Tuesday, October 14, 2008

Poll: Most Americans Want Abortion Restricted

From Zenit:

Over 90% Favor Limits

NEW HAVEN, Connecticut, OCT. 17, 2008 (Zenit.org).- A U.S. nationwide poll shows that almost all Americans thing abortion should be restricted.

The poll was conducted for the Knights of Columbus by the Marist College Institute of Public Opinion between Sept. 24 and Oct. 3. It aimed to enable comparisons of the views of Catholic voters with those of the general electorate.

The poll asked respondents to state which of six statements came closest to describing their opinion on abortion.

Only 8% of U.S. residents chose the statement saying abortion should be available to a woman any time she wants during her entire pregnancy.

That same percentage said abortion should be allowed only during the first six months of pregnancy. Twenty-four percent moved the abortion limit to the first three months of pregnancy.

The largest percentage -- 32% -- chose the statement saying abortion should be allowed only in cases of rape, incest or to save the life of the mother.

Fifteen percent chose the fifth option: that abortion should be allowed only to save the life of the mother.

And 13% affirmed that abortion should never be permitted under any circumstance.

The poll also indicated that even among those who describe themselves as pro-choice, 71% favored restricting abortions. Of these, 43% would restrict abortion to the first trimester and 23% would restrict abortion only to cases of rape, incest or to save the life of the mother.

Supreme Knight Carl Anderson said the poll results are "indicative of the fact that the term 'pro-choice' -- when applied broadly -- needlessly polarizes the discussion of abortion and masks the fact that there is broad consensus among Americans that abortion should be significantly restricted."

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Dumbstruck by the Mystery

...our temptation is always to impose our prejudices or our measure on reality -- except when we are faced with a fact that leaves us dumbstruck, and instead of dominating the fact ourselves, we are dominated, overcome by it. If there were no moments of this kind, the Mystery could do anything, but in the end, we would reduce everything to the usual explanation. But not even a Nobel Prize winner can stop himself from being dumbstruck before an absolutely gratuitous gesture. If there were not these moments, we would find answers, explanations, and interpretations to avoid being struck by anything. It is good that some things happen that we cannot dominate, then we have to take them seriously, and this is the great question of philosophy. If the conditions for the possibility of knowledge (see Kant) impose themselves on reality or if there is something that is so powerfully disproportionate that it does not let itself be "grasped" by the conditions of possibility, then the horizon opens. If this were not the case, then we could dominate everything and be in peace, or at least without drama. Instead, not even the intelligence of a Nobel Prize winner could prevent him from coming face-to-face with a fact that made him dumbstruck -- instead of dominating, it was he who was dominated. Here begins the drama, because I am called to answer. It is the drama that unfolds between us and the Mystery, through certain facts, certain moments, in which the Mystery imposes itself with this evidence. These are facts that we cannot put in our pocket, which we cannot reduce to antecedent factors.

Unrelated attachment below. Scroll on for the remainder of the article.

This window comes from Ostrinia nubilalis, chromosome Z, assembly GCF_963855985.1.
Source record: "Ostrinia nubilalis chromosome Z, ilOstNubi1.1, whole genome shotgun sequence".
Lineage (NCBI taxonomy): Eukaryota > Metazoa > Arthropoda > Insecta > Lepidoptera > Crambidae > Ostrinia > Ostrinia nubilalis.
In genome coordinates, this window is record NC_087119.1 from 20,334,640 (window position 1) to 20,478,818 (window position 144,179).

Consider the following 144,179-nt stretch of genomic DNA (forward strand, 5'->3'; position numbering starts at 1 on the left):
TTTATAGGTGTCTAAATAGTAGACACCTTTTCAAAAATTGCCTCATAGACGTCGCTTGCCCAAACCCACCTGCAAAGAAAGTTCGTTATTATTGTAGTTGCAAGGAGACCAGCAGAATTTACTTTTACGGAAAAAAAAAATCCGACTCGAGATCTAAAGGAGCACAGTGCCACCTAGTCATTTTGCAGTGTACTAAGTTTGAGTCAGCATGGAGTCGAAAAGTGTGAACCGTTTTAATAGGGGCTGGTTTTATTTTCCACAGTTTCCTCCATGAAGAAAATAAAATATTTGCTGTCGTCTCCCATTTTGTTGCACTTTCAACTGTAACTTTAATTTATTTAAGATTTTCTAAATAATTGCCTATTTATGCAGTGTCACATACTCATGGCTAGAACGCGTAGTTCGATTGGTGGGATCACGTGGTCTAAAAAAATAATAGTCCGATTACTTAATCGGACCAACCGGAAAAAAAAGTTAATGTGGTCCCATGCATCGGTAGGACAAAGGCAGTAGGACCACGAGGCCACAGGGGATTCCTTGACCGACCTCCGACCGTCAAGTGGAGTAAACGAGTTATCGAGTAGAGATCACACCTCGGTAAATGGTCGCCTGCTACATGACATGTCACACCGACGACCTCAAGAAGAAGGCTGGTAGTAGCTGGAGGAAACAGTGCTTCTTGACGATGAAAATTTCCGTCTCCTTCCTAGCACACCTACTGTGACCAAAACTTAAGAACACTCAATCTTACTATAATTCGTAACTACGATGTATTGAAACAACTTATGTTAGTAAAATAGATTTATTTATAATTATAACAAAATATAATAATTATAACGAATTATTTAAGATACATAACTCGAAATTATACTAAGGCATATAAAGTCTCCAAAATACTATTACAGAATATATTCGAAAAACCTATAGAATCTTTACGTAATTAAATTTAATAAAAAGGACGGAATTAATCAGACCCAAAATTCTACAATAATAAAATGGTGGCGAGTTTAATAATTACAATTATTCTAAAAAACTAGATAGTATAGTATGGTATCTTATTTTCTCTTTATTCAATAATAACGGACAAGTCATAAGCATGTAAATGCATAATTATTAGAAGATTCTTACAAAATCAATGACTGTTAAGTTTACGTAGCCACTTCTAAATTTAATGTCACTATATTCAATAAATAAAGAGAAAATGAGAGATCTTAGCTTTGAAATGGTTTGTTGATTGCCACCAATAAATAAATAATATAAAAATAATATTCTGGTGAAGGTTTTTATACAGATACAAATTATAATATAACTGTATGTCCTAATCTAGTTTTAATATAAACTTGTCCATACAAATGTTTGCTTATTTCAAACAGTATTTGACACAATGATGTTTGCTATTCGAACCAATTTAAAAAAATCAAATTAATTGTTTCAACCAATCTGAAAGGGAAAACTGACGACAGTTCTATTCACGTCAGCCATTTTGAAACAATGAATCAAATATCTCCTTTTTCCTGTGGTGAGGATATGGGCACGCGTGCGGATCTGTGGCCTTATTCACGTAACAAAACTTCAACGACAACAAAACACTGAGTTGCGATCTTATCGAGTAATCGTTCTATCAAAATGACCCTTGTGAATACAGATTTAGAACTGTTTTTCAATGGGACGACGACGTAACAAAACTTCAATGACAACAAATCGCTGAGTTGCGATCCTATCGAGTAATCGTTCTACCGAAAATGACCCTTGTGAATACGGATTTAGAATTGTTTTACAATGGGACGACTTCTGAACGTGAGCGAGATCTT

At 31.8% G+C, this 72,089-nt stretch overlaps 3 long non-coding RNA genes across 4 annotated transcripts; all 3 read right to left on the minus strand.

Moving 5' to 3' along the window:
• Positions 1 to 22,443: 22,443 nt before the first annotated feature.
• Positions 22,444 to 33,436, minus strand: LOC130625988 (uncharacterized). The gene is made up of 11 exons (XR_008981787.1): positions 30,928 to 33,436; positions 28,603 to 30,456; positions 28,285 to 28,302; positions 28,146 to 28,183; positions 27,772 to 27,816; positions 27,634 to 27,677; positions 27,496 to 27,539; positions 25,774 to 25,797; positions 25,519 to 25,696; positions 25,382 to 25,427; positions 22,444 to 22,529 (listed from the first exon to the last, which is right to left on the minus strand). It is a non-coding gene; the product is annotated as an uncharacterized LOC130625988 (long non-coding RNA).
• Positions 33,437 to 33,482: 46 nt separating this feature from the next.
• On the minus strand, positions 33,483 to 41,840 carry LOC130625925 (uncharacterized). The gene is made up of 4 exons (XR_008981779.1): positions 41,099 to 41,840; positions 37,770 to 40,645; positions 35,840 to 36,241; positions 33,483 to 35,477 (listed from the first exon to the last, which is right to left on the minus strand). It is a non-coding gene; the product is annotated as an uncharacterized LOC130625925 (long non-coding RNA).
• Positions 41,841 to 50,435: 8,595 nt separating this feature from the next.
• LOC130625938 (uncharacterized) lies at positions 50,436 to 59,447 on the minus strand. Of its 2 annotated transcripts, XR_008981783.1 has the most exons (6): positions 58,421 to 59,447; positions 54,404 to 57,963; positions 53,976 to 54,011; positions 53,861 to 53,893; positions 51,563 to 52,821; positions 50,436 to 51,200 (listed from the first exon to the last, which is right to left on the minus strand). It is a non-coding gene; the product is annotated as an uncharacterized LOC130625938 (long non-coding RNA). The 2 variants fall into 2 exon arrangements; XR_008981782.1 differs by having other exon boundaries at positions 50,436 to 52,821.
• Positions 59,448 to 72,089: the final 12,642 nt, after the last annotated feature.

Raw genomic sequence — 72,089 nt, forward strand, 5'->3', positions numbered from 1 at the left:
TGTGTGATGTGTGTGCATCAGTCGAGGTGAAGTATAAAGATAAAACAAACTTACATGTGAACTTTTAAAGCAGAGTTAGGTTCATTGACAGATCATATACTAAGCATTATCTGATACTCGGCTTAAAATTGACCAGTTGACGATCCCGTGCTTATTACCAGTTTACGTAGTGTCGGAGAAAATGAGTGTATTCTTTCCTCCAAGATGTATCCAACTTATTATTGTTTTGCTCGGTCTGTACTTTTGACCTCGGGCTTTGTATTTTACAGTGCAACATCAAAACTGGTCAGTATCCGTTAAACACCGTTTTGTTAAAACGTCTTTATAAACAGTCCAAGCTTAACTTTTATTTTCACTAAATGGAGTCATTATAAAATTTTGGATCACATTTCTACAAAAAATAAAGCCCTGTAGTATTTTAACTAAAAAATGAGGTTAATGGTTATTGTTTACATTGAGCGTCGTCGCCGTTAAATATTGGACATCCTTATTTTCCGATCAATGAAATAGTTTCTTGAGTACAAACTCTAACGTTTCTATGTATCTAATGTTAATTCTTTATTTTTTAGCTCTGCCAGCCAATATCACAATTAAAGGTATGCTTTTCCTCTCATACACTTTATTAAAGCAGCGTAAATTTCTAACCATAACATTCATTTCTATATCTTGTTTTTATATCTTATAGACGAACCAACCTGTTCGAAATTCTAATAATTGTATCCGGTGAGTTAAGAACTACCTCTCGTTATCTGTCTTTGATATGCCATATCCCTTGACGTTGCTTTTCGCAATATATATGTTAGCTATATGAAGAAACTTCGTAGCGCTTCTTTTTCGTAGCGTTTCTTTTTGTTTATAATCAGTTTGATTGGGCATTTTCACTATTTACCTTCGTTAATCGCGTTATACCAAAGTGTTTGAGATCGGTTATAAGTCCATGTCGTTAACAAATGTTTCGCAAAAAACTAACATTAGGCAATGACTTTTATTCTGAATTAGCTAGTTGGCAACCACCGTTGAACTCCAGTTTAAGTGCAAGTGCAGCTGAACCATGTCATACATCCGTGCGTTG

-- Julian Carron in "Friends, that is, Witnesses."